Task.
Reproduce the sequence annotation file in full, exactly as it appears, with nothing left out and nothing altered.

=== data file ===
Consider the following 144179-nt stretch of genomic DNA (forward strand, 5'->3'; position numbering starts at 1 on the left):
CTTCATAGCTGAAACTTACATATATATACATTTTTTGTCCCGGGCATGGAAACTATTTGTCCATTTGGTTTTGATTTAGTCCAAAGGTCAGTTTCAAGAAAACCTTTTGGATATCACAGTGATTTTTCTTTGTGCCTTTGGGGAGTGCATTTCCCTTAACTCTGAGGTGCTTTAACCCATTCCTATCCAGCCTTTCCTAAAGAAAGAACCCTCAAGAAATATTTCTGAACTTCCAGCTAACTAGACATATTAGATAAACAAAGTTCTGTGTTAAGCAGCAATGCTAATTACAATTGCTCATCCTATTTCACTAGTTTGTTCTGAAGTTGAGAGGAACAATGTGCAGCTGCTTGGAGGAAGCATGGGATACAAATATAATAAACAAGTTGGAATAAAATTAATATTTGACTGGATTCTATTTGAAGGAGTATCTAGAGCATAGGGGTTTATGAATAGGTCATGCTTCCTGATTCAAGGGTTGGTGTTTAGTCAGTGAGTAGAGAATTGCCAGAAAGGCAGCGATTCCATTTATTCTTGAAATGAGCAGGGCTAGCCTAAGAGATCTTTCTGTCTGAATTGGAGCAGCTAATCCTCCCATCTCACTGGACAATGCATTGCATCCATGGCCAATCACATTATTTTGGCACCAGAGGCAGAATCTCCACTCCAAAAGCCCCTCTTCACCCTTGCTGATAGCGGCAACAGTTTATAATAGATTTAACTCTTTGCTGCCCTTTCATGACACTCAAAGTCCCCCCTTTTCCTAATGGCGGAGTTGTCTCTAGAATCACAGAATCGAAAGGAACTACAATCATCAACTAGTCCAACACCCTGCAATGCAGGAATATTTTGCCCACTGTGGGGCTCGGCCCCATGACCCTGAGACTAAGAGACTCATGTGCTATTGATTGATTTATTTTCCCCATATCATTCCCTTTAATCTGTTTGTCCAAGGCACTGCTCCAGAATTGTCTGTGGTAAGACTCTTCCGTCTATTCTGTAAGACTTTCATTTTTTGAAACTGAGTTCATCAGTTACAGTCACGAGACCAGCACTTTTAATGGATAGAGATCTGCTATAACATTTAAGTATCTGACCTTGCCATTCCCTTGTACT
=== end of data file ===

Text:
Consider the following 144179-nt stretch of genomic DNA (forward strand, 5'->3'; position numbering starts at 1 on the left):
CTTCATAGCTGAAACTTACATATATATACATTTTTTGTCCCGGGCATGGAAACTATTTGTCCATTTGGTTTTGATTTAGTCCAAAGGTCAGTTTCAAGAAAACCTTTTGGATATCACAGTGATTTTTCTTTGTGCCTTTGGGGAGTGCATTTCCCTTAACTCTGAGGTGCTTTAACCCATTCCTATCCAGCCTTTCCTAAAGAAAGAACCCTCAAGAAATATTTCTGAACTTCCAGCTAACTAGACATATTAGATAAACAAAGTTCTGTGTTAAGCAGCAATGCTAATTACAATTGCTCATCCTATTTCACTAGTTTGTTCTGAAGTTGAGAGGAACAATGTGCAGCTGCTTGGAGGAAGCATGGGATACAAATATAATAAACAAGTTGGAATAAAATTAATATTTGACTGGATTCTATTTGAAGGAGTATCTAGAGCATAGGGGTTTATGAATAGGTCATGCTTCCTGATTCAAGGGTTGGTGTTTAGTCAGTGAGTAGAGAATTGCCAGAAAGGCAGCGATTCCATTTATTCTTGAAATGAGCAGGGCTAGCCTAAGAGATCTTTCTGTCTGAATTGGAGCAGCTAATCCTCCCATCTCACTGGACAATGCATTGCATCCATGGCCAATCACATTATTTTGGCACCAGAGGCAGAATCTCCACTCCAAAAGCCCCTCTTCACCCTTGCTGATAGCGGCAACAGTTTATAATAGATTTAACTCTTTGCTGCCCTTTCATGACACTCAAAGTCCCCCCTTTTCCTAATGGCGGAGTTGTCTCTAGAATCACAGAATCGAAAGGAACTACAATCATCAACTAGTCCAACACCCTGCAATGCAGGAATATTTTGCCCACTGTGGGGCTCGGCCCCATGACCCTGAGACTAAGAGACTCATGTGCTATTGATTGATTTATTTTCCCCATATCATTCCCTTTAATCTGTTTGTCCAAGGCACTGCTCCAGAATTGTCTGTGGTAAGACTCTTCCGTCTATTCTGTAAGACTTTCATTTTTTGAAACTGAGTTCATCAGTTACAGTCACGAGACCAGCACTTTTAATGGATAGAGATCTGCTATAACATTTAAGTATCTGACCTTGCCATTCCCTTGTACT